|Born||30 August 1697|
probably Hampton Court, England
|Died||25 February 1769 (aged 71)|
Henry Flitcroft (30 August 1697 - 25 February 1769) was a major English architect in the second generation of Palladianism. He came from a simple background: his father was a labourer in the gardens at Hampton Court and he began as a joiner by trade. Working as a carpenter at Burlington House, he fell from a scaffold and broke his leg. While he was recuperating, the young Lord Burlington noticed his talent with the pencil, and by 1720 Flitcroft was Burlington's draughtsman and general architectural assistant, surveying at Westminster School for Burlington's dormitory, and superintending at the site at Tottenham House. Working life in the inner circle that was driving the new Palladian architecture was an education for Flitcroft.
Flitcroft redrew for publication the drawings for The Designs of Mr. Inigo Jones, published by William Kent in 1727, under Burlington's patronage and supervision. In May 1726 Burlington got his protégé an appointment at the Office of Works, where he worked his way up from Master Carpenter and Master Mason to Comptroller of the King's Works, a prestigious position at the top of the architectural field. Royal commissions came his way in the form of some private projects for junior members of the British Royal Family; namely the Duke of Cumberland. His work for the Duke at Windsor Great Park included creating the Virginia Water Lake.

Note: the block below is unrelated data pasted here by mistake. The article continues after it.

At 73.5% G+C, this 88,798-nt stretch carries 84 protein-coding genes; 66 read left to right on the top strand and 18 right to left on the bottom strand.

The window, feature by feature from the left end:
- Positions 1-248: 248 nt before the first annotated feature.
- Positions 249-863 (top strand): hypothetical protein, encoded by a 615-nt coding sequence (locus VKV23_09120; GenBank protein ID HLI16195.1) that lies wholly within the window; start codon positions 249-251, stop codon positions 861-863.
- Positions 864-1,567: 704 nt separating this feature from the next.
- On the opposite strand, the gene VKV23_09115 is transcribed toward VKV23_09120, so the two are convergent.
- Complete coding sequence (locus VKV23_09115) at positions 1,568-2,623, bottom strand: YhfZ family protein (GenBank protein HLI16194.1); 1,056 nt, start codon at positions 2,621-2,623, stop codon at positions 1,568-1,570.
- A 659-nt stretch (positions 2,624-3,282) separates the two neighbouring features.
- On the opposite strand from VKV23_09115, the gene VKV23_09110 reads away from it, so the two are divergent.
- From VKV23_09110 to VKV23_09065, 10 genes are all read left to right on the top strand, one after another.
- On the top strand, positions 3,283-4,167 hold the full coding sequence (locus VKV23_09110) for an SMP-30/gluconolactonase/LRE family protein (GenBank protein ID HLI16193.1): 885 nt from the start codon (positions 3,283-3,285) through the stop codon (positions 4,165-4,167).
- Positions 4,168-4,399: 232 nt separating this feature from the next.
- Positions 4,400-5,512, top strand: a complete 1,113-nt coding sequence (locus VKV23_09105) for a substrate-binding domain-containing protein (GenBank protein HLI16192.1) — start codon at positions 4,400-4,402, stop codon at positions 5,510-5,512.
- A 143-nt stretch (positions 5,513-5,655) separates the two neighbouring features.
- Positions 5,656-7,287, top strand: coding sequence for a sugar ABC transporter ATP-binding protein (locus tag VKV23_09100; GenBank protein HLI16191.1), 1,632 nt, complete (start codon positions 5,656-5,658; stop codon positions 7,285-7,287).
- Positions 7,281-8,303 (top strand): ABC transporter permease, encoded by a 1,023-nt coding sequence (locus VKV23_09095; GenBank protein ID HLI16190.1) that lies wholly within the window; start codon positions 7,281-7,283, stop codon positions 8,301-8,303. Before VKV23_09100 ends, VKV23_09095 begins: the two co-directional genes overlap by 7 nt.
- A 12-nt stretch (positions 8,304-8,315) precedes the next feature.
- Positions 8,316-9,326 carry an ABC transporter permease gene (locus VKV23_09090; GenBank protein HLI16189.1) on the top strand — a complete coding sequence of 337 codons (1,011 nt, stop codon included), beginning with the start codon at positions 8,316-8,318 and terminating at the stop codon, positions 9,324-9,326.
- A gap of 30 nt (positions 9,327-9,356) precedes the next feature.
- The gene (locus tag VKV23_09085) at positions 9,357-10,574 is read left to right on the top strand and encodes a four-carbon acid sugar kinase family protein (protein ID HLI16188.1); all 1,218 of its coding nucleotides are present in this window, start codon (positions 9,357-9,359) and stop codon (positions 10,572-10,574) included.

Flitcroft's hands were constantly occupied with private commissions and, like most professional architects (and unlike virtuoso earls), he did some speculative construction in new-building London streets, supplied stone, and contracted to erect the buildings he was designing.
From 1746 to 1756, he was Surveyor of the Fabric of St Paul's Cathedral.
Flitcroft built extensively in the West End of London.
West front, Wentworth Woodhouse, the wings were altered later by John Carr